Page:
After the physical line drawings are completed, they are fed into design software for finalization. These programs allow you to interact with the prototype and learn about the functionality and space allocation for each element.

Standard components include:

  • Navigation
  • Body Composition
  • Logos
  • Photo galleries
  • Videos
  • Share buttons in the search field
  • Footers and headers
  • Getting in Touch


This stage is less concerned with the overall design and more concerned with the general layout hierarchy of website pages, which is why wireframes are frequently compared to house blueprints. Wireframe styles can range from low-fidelity to high-fidelity, depending on the level of detail involved. However, the more specifics you provide, the better, as the subsequent stages will be built on these outlines.

Timeframe: Wireframes for small business websites are typically quick and simple to create and finalize. A larger site, on the other hand, will usually take more time.

Considering the sketching time as well as the communication required between yourself and the agency, a basic timeline of one to two weeks is appropriate. Waiting at this stage is worthwhile; ensuring that you are satisfied with the basic website skeleton is critical before moving on to the next stage.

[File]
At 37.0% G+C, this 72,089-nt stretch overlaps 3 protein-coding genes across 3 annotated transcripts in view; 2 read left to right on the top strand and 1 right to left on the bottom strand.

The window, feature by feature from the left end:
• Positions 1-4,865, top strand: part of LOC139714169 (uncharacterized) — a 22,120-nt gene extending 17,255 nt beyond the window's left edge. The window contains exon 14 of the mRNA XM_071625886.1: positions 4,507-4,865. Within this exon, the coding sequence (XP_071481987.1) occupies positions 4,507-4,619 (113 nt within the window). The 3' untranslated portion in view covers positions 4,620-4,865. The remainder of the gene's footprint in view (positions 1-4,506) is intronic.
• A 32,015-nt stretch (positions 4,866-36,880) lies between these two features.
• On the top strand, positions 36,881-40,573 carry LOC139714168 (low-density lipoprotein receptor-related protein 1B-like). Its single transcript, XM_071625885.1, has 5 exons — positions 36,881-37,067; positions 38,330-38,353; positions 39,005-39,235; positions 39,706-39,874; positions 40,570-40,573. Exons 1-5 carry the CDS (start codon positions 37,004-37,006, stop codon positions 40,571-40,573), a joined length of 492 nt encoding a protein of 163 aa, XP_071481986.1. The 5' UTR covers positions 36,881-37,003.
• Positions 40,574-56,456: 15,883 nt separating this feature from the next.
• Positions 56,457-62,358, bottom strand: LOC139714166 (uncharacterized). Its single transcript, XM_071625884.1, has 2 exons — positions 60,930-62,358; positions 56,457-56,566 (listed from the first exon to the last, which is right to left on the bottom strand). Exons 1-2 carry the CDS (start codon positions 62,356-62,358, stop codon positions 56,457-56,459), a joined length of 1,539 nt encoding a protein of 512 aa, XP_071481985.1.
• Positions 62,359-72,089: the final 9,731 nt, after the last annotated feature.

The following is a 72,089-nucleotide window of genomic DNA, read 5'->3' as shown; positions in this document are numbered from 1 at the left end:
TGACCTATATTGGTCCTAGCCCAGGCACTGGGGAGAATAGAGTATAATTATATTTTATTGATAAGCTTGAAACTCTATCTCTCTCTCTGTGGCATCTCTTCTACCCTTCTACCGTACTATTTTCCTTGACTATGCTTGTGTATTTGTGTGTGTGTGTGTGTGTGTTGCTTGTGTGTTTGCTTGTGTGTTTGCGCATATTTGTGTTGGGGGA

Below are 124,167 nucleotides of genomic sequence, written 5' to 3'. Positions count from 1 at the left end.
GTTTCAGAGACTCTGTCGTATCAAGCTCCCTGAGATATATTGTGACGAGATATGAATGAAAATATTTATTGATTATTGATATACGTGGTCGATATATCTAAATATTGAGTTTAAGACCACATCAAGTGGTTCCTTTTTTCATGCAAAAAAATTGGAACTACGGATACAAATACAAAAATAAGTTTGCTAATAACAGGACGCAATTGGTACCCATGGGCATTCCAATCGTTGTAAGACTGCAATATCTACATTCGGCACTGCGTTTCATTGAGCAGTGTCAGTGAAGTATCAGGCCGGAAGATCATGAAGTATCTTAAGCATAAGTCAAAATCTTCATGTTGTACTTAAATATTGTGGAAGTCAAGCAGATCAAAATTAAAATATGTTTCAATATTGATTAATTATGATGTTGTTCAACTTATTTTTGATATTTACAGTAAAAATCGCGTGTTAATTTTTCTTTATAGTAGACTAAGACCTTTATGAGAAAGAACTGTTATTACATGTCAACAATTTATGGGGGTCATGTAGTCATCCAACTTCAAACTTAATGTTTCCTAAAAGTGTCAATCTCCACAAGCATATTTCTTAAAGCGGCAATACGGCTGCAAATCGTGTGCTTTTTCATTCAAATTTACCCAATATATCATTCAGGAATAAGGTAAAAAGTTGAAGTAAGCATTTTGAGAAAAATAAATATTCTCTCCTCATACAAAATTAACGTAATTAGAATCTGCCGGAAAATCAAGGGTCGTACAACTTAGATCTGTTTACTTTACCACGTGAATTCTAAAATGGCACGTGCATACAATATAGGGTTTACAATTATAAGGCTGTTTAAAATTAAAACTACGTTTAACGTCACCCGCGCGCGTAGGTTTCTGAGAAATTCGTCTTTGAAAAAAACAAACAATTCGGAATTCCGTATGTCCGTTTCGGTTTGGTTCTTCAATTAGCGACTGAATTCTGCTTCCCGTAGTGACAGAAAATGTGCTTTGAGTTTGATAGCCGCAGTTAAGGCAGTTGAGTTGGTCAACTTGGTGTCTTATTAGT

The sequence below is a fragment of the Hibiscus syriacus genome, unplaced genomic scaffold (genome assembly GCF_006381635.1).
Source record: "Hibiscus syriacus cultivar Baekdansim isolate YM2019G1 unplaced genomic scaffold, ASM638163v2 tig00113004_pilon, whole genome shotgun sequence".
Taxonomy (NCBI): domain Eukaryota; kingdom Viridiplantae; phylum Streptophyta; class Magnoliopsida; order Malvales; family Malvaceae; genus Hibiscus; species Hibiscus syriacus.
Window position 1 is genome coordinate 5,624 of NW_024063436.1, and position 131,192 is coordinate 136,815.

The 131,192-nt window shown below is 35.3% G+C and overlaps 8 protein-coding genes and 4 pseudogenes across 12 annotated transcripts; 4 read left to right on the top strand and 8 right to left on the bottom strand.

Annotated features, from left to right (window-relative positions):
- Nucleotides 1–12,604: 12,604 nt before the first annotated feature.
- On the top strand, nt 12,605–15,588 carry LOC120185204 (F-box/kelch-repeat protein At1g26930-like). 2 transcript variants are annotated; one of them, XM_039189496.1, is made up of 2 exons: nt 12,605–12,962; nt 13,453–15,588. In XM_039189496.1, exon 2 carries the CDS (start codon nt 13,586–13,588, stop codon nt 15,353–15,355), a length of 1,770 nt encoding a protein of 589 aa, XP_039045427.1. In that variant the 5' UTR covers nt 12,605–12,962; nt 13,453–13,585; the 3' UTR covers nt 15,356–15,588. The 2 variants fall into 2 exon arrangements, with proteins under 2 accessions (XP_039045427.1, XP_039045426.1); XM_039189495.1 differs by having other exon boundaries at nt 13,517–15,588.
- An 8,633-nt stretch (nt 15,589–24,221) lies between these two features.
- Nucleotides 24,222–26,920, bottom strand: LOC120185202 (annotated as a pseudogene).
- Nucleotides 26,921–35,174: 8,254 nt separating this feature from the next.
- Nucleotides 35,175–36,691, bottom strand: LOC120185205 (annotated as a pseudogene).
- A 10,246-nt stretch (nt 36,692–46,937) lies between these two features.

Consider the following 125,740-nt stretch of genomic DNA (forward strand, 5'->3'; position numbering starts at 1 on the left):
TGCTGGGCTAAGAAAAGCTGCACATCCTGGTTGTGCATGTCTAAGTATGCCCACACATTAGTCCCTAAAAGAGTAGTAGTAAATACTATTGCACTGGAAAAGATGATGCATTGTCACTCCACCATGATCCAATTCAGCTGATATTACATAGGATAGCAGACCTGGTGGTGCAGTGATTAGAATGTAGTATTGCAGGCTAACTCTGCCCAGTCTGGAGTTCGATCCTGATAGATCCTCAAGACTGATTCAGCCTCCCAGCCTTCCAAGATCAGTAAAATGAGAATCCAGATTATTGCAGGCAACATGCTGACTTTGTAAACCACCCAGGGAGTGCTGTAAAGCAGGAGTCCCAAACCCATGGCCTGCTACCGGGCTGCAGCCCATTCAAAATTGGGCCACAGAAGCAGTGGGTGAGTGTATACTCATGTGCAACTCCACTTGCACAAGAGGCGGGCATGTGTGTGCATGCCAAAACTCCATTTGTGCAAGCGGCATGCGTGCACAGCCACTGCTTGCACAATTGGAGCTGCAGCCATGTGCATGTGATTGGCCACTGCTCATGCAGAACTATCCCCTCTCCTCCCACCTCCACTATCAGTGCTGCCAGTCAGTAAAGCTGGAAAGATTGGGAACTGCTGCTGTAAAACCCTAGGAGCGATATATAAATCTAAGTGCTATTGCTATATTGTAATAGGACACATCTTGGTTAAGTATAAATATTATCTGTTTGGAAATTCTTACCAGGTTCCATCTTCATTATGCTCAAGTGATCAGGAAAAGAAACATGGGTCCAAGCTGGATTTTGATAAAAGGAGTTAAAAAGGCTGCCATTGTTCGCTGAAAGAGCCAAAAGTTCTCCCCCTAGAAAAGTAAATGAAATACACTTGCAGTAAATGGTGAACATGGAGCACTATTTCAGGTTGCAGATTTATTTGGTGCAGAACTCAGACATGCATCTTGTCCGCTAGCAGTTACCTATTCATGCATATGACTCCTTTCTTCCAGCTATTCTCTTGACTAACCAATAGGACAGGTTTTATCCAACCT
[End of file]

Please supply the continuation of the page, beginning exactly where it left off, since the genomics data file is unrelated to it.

Phase 6: Visual design – 2 to 4 weeks


This stage focuses on bringing the website to life through the use of design software. Once you’re satisfied with the mock-ups, a visual designer will transform the basic framework into a vibrant, functional site that captures the essence of your target personality and theme, using the wireframes as a foundation.

It’s difficult to imagine how welcoming a website will be without seeing the entirety of each element in place. As a result, by combining the previous stages, you will have a better idea of how the site will appear and feel to a user.

Elements that may be used include:

  • Typography Logos Color Palette Images
  • Videos
  • Explained timetable:
  • It should come as no surprise that this phase takes a little longer than others because it focuses on bringing all of a site’s elements together and ensuring they work while remaining aesthetically pleasing. Larger sites will take longer to build because there are more components to include and manipulate.

You may also view your newly designed website and change your mind about a few different elements, such as the font and color. As a result, ongoing collaboration is an important and time-consuming component of this phase.

Phase 7: Development – 1 to 4 weeks


The seventh stage is concerned with the actual creation of the website. Following your approval of the visual design, the agency will build the site on WordPress or a similar platform and distribute the elements accordingly. During this phase, they will generally focus on user experience, ensuring that loading speeds and general accessibility are optimized.